Monday, June 14, 2010

A Crisis of Ethic Proportions

A little over a year ago John Bogle wrote this in the Wall Street Journal. In it, Bogle asserts that business ethics and professional standards have gone south in important ways.

Bogle points out that we've evolved from an "ownership society", where shares are owned directly by owners, to and "agency society", where financial institutions increasingly act as as agents. This change, in combination with what he calls a "spree of speculation" by the agents who should be acting as fiduciaries, has led us down an unfortunate path.

He also says:

Our money manager agents...fostered the crisis with superficial security analysis and research and by ignoring corporate governance issues. They also traded stocks at an unprecedented rate, engaging in a dangerous spree of speculation.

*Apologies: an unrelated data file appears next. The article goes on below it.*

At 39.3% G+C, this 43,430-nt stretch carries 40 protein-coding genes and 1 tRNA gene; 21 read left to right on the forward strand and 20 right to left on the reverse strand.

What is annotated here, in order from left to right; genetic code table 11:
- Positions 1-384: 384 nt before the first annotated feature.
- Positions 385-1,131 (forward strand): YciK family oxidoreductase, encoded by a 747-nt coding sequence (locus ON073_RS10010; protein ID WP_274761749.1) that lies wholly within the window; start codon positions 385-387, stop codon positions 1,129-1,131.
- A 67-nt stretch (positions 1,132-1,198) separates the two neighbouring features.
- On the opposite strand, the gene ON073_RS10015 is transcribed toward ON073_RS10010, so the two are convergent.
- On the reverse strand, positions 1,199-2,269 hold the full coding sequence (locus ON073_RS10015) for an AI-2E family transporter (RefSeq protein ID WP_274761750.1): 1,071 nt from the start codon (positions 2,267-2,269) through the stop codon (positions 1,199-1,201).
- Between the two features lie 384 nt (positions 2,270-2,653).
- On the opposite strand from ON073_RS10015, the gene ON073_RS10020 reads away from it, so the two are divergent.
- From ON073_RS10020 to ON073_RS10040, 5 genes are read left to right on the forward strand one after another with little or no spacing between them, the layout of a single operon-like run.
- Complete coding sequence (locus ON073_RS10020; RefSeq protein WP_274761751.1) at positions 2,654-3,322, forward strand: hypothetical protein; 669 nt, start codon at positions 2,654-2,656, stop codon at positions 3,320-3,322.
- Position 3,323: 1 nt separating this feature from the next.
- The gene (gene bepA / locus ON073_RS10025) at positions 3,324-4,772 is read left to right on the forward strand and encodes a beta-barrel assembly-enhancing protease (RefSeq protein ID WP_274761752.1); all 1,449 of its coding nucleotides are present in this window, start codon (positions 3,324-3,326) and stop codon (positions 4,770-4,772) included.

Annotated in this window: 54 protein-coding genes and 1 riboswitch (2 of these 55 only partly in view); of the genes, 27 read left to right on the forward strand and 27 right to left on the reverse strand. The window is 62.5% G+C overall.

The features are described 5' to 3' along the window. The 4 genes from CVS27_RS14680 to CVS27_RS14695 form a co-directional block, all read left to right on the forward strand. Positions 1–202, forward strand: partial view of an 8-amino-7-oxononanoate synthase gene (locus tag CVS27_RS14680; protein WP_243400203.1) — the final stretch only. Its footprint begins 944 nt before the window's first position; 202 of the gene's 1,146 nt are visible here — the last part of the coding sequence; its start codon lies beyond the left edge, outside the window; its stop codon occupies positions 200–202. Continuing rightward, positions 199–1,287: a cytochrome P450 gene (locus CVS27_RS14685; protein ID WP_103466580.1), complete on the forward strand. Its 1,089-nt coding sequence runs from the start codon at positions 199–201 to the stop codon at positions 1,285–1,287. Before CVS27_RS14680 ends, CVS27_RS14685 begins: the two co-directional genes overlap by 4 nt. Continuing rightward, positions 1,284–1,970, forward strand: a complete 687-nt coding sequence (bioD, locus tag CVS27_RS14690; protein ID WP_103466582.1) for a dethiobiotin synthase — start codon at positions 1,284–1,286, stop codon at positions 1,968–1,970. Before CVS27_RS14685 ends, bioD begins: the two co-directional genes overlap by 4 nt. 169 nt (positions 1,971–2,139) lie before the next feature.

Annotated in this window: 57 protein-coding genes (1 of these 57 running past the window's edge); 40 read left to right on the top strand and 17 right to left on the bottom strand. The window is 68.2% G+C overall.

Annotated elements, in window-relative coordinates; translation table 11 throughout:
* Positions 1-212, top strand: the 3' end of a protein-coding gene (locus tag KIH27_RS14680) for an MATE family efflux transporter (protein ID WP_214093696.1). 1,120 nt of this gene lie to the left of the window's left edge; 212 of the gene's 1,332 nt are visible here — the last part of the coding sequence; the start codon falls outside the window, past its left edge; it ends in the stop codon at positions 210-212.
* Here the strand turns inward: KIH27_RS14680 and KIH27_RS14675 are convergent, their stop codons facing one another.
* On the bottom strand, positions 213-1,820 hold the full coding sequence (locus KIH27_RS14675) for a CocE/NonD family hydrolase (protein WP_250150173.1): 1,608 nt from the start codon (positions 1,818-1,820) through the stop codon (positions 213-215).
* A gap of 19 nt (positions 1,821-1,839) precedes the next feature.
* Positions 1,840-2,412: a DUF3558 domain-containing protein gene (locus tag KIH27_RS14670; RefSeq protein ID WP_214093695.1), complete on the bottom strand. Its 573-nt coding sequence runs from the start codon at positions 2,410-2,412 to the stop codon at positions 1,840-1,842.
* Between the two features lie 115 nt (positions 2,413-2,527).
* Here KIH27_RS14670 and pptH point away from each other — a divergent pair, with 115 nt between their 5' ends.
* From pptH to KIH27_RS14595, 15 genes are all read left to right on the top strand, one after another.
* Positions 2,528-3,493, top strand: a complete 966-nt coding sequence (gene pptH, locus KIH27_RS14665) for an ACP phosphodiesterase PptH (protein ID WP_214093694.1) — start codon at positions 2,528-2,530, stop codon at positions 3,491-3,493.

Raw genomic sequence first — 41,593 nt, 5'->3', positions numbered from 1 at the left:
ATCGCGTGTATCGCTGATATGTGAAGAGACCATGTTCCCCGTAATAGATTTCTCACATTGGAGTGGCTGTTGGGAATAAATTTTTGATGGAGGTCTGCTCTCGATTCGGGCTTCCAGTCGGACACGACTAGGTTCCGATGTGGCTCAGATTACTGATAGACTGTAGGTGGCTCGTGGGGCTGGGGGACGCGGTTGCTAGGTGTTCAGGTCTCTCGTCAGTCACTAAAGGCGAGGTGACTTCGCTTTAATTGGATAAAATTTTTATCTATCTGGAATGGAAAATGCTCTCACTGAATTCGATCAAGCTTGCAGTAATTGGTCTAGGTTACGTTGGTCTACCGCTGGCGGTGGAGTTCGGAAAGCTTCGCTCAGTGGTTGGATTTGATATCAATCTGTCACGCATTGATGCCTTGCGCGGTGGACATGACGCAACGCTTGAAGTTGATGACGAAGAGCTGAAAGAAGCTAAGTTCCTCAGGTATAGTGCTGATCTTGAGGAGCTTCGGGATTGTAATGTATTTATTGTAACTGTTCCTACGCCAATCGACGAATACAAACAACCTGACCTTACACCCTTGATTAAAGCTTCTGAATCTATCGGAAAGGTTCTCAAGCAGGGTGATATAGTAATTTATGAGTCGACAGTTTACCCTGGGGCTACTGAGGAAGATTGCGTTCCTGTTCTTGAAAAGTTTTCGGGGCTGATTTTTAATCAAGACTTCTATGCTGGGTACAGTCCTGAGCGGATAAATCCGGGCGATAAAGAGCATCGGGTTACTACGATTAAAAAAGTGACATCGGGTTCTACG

So what should be done? Bogle says we need to establish a "fiduciary society".

...where manager/agents entrusted with managing other people's money are required -- by federal statute -- to place front and center the interests of the owners they are duty-bound to serve. The focus needs to be on long-term investment (rather than short-term speculation), appropriate due diligence in security selection, and ensuring that corporations are run in the interest of their owners.

There are important and badly needed changes that unfortunately seem unlikely to happen anytime soon.

Read the entire opinion here.

Adam

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